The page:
“When we first distributed advice for clinicians back in late August, the guidance was based on limited experience clinicians had caring for a relatively small number of patients,” said Anne Schuchat, MD, principal deputy director of the CDC. She pointed out that new cases are still popping up. “We are not seeing meaningful dropoff in new cases.”
Additionally, added another CDC officer, given the fact that the flu season is fast approaching, it will be harder to diagnose the condition. “It will become increasingly difficult to fully exclude the possibility of infection,” said Ram Koppaka, MD, PhD, a medical officer in the CDC’s National Center for Immunization and Respiratory Diseases.
Consider “that any given individual may have lung injury, they may have an infection, or they may have both,” he added. “It may be necessary upfront to treat for more than one process at a time while testing is done, while a patient’s course is followed to provide a better indication which of those possibilities is at play.”
Clinicians are (finally) being urged to conduct urine tests
Meanwhile, in the released official interim guidance, published in Morbidity & Mortality Weekly Report, the CDC is urging clinicians to ask patients displaying EVALI symptoms what types of substances they had used, since the latest reports have linked the condition to the consumption of illicit THC products.
While “EVALI is considered a diagnosis of exclusion because, at present, no specific test or marker exists for its diagnosis,” the CDC is suggesting measuring oxygen saturation and vital signs, a respiratory viral panel, and complete blood count and finally also a urine toxicology test, including a test for THC.
Unsafe products circulating in Europe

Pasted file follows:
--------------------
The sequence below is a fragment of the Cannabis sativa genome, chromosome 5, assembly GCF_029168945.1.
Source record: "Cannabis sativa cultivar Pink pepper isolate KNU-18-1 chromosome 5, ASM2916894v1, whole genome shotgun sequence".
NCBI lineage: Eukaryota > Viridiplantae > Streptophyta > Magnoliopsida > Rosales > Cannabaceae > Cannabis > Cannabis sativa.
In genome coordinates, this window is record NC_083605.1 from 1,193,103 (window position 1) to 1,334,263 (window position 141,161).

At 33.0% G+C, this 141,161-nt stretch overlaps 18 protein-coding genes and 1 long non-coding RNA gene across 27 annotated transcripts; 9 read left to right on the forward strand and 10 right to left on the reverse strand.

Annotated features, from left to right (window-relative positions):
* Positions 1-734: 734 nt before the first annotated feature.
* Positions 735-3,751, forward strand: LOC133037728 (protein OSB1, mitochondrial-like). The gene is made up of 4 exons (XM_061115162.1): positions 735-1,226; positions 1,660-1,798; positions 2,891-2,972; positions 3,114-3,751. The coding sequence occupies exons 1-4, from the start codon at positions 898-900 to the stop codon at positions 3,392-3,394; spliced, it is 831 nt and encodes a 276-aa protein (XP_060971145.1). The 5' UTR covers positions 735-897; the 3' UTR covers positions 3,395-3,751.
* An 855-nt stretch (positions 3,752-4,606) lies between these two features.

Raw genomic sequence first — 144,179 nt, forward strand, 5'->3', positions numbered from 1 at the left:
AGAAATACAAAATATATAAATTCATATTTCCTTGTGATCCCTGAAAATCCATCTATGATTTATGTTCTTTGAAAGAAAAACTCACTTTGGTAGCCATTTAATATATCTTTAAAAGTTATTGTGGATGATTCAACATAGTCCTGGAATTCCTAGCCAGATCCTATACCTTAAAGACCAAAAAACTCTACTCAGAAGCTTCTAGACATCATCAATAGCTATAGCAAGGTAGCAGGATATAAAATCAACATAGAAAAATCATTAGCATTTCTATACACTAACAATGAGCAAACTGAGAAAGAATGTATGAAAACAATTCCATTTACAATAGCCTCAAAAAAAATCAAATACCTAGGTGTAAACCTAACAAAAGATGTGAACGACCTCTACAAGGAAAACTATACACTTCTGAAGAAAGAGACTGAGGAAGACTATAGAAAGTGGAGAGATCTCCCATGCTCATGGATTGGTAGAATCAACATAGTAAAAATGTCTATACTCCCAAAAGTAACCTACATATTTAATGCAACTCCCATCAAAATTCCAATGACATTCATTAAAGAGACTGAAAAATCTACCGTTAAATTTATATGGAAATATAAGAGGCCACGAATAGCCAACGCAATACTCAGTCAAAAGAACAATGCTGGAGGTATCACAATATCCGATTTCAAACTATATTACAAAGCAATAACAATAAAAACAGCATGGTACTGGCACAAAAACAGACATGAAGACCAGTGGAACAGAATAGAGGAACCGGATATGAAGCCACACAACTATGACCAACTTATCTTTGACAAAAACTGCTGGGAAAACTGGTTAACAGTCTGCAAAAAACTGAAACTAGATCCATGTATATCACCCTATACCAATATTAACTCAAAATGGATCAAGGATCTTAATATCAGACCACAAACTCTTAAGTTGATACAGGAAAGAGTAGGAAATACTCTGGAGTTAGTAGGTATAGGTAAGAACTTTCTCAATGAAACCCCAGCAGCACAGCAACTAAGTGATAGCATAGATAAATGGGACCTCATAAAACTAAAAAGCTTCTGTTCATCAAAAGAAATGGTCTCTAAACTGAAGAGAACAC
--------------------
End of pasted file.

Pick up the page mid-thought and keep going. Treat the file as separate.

A non-reputable American company, is exporting and selling unsafe CBD liquids across Europe.
Meanwhile, a newly launched European Tobacco Harm Reduction Advocates (ETHRA) has issued a warning about a non-reputable American company, which is exporting and selling unsafe CBD liquids across Europe.
Kannaway which appears to be a company based in Poland, is operating through “Brand Ambassadors”, and according to an article on Planet of the Vapes it is “an American operation that has not cloaked itself in glory since inception.”
Kannaway’s CBD vape oils contain ingredients implicated in the lung disease cases
Worryingly, the ingredients list of these products includes: MCT coconut oil, Cannabidiol (200mg/ 1ml), mango aroma, vitamin E, and vitamin D3 amongst others.
Last month, New York health authorities confirmed that vitamin E oil (tocopheryl-acetate) was found in most of the seized vaping products across the state. Additionally, the majority of the THC samples that the FDA had received for testing, also contained vitamin E oil.
To this effect, ETHRA has released a statement pointing out how to identify reputable CBD oil sellers. “It has come to our attention that there are some THC or CBD liquids and cartridges being sold online which contain potentially harmful ingredients. Liquids comprising oils (from any source) or vitamin E acetate are potentially harmful with even short-term use and may cause life-threatening or life-changing conditions.”
“CBD to be vaped is a growing market and not illegal in most jurisdictions. Responsible sellers will place toxicology reports on their website to show that no pesticides have been involved in production and that the liquids are not oil-based. The THC content should be as close to zero as possible and not exceed 0.02%. If a seller cannot or will not provide this information, do not buy from them,” added the harm reduction firm.
Read Further: MedPage Today